des pas sur la neige

R.I.P. Isao Tomita

this track, an analogue synth re-work of Claude Debussy's piano prélude "Footprints in the Snow," is, to me, a very fitting choice to show a first-time listener of Tomita's work. the original piece is a collection of notes to be played at certain volumes and at certain speeds - mostly up to the performer - but this rendition is the atmospheric expression of a multitude of characters, voices, and images that could only lie so still as notes on a page, as keys pressed on a piano... here we have the electronic married to the impressionist, that which lies inside both Debussy and Tomita, and nothing could be more divine.

he worked with the music of Maurice Ravel, too ~

it is almost too perfect to be true. as a kaleidoscope of different mesmerizing sounds i think Tomita did more than pay homage to Ravel, who was a musical genius in his own right; he expressed an intense and absolute adoration of the composer's music and through this love he created an even further explosion of the original composition's majesty. a humbling thing to witness. nothing like this could have been created without love.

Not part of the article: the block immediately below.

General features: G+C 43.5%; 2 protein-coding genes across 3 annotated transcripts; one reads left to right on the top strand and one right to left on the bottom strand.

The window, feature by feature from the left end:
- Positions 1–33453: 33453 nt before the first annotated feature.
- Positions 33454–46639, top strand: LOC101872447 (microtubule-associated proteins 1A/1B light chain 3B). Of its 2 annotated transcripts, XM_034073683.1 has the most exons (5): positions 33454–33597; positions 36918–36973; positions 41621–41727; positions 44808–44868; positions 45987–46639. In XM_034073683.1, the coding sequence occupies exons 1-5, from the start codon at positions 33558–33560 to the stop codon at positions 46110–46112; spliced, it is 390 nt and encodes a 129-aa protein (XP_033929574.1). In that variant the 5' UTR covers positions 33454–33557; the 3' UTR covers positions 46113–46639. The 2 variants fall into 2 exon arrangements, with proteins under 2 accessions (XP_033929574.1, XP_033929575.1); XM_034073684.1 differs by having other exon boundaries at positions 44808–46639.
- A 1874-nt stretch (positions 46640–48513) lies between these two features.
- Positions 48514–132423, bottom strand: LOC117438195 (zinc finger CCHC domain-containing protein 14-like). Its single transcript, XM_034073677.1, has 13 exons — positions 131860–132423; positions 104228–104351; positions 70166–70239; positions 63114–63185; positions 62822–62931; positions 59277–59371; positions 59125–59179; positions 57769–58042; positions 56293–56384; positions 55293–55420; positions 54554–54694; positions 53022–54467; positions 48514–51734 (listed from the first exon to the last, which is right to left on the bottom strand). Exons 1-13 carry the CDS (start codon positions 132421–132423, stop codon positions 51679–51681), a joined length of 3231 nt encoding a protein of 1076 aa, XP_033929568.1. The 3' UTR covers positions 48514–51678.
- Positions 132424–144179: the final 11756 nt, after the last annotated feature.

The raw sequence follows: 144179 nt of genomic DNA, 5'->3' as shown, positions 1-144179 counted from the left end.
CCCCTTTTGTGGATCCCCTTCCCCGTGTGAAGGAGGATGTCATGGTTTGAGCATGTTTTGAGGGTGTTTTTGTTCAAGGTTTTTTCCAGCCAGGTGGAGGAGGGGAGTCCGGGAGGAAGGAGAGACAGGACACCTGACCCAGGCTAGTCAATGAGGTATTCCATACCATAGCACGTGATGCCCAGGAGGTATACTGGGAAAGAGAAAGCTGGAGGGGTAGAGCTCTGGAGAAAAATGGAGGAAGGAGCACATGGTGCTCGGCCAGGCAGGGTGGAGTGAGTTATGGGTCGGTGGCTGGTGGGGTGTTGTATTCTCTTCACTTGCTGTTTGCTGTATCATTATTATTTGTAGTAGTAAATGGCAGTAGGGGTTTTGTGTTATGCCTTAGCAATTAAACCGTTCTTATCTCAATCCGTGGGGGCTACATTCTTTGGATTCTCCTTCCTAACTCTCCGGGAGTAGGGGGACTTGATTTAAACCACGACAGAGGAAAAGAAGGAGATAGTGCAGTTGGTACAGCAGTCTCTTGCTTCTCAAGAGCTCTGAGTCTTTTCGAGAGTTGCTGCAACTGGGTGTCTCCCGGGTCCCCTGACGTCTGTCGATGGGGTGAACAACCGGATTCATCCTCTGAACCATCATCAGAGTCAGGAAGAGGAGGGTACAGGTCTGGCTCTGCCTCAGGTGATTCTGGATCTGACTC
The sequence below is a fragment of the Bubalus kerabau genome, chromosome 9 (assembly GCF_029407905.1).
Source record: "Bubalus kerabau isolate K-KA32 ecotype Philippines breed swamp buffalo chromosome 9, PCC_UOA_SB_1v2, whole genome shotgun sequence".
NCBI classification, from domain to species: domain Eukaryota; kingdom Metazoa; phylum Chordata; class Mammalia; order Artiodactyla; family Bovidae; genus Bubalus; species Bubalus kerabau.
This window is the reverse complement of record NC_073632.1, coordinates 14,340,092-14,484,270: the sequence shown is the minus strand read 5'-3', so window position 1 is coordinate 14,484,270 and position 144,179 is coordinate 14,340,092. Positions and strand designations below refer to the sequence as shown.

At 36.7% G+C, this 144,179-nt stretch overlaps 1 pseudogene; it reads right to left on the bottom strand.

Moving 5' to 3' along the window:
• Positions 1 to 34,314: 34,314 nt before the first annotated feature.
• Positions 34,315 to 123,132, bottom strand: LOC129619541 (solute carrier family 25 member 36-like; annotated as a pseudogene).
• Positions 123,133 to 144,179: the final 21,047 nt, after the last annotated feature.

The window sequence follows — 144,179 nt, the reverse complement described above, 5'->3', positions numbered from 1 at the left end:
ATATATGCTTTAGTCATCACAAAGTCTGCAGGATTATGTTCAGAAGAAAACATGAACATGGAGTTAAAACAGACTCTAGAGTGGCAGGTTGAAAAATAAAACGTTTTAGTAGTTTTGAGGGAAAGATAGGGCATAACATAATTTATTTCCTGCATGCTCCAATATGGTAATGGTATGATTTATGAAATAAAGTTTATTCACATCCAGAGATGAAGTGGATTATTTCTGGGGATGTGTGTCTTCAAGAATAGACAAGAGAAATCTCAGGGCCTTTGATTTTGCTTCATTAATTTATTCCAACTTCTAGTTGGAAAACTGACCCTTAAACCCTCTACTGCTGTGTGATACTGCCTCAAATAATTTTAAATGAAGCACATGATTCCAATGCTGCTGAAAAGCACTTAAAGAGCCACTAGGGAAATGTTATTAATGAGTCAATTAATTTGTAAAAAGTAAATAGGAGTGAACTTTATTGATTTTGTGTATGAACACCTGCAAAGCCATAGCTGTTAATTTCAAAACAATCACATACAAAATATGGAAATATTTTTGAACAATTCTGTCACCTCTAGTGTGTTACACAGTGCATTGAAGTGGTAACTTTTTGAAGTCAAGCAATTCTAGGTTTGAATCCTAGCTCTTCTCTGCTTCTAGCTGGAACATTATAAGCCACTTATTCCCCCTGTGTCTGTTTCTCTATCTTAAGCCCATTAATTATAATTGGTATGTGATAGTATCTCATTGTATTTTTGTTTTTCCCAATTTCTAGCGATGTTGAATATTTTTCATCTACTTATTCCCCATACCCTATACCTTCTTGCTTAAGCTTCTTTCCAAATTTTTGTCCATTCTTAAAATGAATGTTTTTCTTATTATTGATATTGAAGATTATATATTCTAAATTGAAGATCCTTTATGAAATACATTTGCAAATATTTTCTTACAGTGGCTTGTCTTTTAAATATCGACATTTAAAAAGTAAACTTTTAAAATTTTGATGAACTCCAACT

i don't think people realize how much of an impact they may have had on you, willingly or not, and why should they? they were simply existing, just like you, plodding around thoughtlessly or thoughtfully. when you interact with others you rub your essences off on each other (no, not like that! but sometimes like that), and those ephemeral invisible energies can stay with you. forever. and ever. the smallest things like their smell after running, or something they said at a time when you were completely receptive and eager to learn from them - these and more you can confidently recall exactly, word for word, years down the road. you could write an entire essay about how they made you feel at that certain point in time, and they had no idea how much of them you would take with you.

it kind of makes me sad...

there is someone in particular who affected me exactly like this. completely separate from their experience of the world and of me was a deluge of information that i was storing because it truly mattered to me, and was important to me. it helped me in such a way that i am still reeling from it. it is true that they had no idea. i was a mere passerby in their life, perhaps i made a mark on them too, deep in their memory, but it appears that... my memory of them is solidified into a monument that i've resurrected in this large field in my mind, a place where statues and gravestones representing people and places and things dot the grassy land, eternal remnants. they will never know the mark on me. i don't know why it isn't any other way, but really nothing is any other way than how it is, unless you forcefully try to create change.